Whether you’ve always known you wanted to do work on particular issue (e.g., homelessness, civil rights, or law and technology), or with a certain clientele (e.g., youth, immigrants, or veterans), fellowships are a great way to gain valuable experience right out of law school. While public interest organizations may use fellowships to hire entry level attorneys, some have their own fellows and others serve as host organizations for fellows who secure outside funding. While Equal Justice Works and Skadden are the largest and most well-known fellowship programs, there are many other sources of funding and fellowship opportunities.
For additional information, review the resources on our website.
Some fellowships are posted in Symplicity —
- Disability Rights Fellowship (Brown Goldstein & Levy, Baltimore, MD) – available to law school graduates with a disability and up to three years of legal experience. Fellows litigate disability rights law cases.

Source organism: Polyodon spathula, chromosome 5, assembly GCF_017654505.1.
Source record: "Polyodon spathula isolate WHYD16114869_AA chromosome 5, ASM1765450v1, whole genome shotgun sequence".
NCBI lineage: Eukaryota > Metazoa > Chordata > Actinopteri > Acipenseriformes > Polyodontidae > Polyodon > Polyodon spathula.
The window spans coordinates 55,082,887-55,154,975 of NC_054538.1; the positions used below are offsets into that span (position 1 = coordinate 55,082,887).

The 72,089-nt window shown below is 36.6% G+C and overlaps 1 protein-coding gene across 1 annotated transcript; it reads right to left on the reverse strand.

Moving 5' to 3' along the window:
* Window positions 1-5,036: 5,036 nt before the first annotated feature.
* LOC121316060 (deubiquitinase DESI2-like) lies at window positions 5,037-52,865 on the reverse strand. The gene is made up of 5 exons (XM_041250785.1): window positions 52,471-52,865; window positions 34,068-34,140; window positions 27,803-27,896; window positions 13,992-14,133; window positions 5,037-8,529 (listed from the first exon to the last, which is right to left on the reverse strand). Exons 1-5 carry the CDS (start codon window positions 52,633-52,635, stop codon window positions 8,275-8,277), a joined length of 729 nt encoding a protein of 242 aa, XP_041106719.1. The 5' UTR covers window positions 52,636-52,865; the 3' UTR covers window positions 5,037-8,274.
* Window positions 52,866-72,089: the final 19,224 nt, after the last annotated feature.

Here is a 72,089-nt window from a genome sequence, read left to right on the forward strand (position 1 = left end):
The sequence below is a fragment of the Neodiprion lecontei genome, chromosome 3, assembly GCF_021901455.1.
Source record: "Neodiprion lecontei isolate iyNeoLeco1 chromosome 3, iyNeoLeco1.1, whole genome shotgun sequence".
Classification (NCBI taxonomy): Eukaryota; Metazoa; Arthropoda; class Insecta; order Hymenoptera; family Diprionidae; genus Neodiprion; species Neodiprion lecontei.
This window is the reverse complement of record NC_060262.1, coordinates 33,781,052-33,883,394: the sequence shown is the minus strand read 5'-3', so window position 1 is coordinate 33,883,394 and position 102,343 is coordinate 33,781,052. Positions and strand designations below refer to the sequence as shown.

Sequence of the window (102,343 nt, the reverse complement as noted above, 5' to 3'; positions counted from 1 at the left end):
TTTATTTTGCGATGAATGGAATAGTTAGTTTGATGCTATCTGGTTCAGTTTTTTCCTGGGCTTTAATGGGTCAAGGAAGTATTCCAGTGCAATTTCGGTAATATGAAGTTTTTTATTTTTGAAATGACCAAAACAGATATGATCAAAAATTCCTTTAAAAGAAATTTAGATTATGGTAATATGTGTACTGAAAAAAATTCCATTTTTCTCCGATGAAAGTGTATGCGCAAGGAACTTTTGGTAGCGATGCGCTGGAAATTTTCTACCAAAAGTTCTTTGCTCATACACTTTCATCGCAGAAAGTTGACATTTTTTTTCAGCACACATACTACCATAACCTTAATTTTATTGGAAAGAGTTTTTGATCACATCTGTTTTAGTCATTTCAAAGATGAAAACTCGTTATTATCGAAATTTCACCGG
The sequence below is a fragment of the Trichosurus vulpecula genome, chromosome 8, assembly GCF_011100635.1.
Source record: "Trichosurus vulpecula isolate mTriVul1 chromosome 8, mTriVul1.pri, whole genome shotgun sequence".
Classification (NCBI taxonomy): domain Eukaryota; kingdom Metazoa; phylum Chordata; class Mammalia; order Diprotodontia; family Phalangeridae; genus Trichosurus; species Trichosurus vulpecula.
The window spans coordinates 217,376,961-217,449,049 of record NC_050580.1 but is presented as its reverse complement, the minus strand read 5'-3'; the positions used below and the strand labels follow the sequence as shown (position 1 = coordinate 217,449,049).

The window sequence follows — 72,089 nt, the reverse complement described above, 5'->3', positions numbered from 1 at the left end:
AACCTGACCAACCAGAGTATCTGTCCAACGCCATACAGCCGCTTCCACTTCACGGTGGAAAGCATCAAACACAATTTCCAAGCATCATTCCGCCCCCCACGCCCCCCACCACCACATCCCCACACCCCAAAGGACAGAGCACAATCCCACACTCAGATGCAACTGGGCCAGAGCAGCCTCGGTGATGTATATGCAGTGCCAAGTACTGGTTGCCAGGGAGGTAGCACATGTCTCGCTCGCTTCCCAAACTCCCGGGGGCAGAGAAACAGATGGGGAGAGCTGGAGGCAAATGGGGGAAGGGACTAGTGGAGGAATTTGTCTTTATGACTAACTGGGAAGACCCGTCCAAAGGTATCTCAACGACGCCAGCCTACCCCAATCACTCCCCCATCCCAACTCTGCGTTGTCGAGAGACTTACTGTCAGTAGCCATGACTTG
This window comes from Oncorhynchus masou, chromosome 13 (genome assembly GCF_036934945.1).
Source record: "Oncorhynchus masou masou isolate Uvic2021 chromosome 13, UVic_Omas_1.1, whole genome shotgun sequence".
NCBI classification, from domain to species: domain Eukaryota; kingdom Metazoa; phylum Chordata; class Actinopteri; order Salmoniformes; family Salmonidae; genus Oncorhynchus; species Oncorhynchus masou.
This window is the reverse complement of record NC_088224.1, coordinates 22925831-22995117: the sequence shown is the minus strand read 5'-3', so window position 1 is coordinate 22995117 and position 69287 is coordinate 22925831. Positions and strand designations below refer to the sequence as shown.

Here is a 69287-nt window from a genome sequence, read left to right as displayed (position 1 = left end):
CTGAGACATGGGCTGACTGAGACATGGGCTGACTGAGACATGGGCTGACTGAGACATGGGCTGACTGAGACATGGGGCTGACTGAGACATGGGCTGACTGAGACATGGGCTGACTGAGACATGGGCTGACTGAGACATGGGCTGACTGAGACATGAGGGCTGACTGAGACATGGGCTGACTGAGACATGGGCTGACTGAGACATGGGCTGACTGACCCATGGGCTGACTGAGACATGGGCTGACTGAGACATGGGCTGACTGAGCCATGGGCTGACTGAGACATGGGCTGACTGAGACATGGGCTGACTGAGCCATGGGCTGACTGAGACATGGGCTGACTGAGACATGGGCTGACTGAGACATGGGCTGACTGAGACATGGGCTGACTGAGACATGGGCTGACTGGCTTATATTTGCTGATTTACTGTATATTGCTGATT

- Clifton W. Everett Fellowship (Legal Aid of North Carolina) — Each Everett Fellow handles a caseload in traditional areas of poverty law practice focusing on rural clients.
- William J. Brennan First Amendment Fellowship (ACLU, NY) — The Brennan Fellow functions as an integral part of the Speech, Privacy and Technology Project, and focuses on an extensive docket of First Amendment cases.
The PSLawNet application deadline calendar of fellowships lists these fellowships which have application deadlines in August, 2012 for the 2013-14 year.
To access the documents you need to be a registered user of www.pslawnet.org. Registration is free.
If you have a question, you may speak with fellowship advisors Prof. Shaughnessy, Assoc. Dean Janet Ikeda (Fulbright), or Lorri Olan or Lauren Kozak.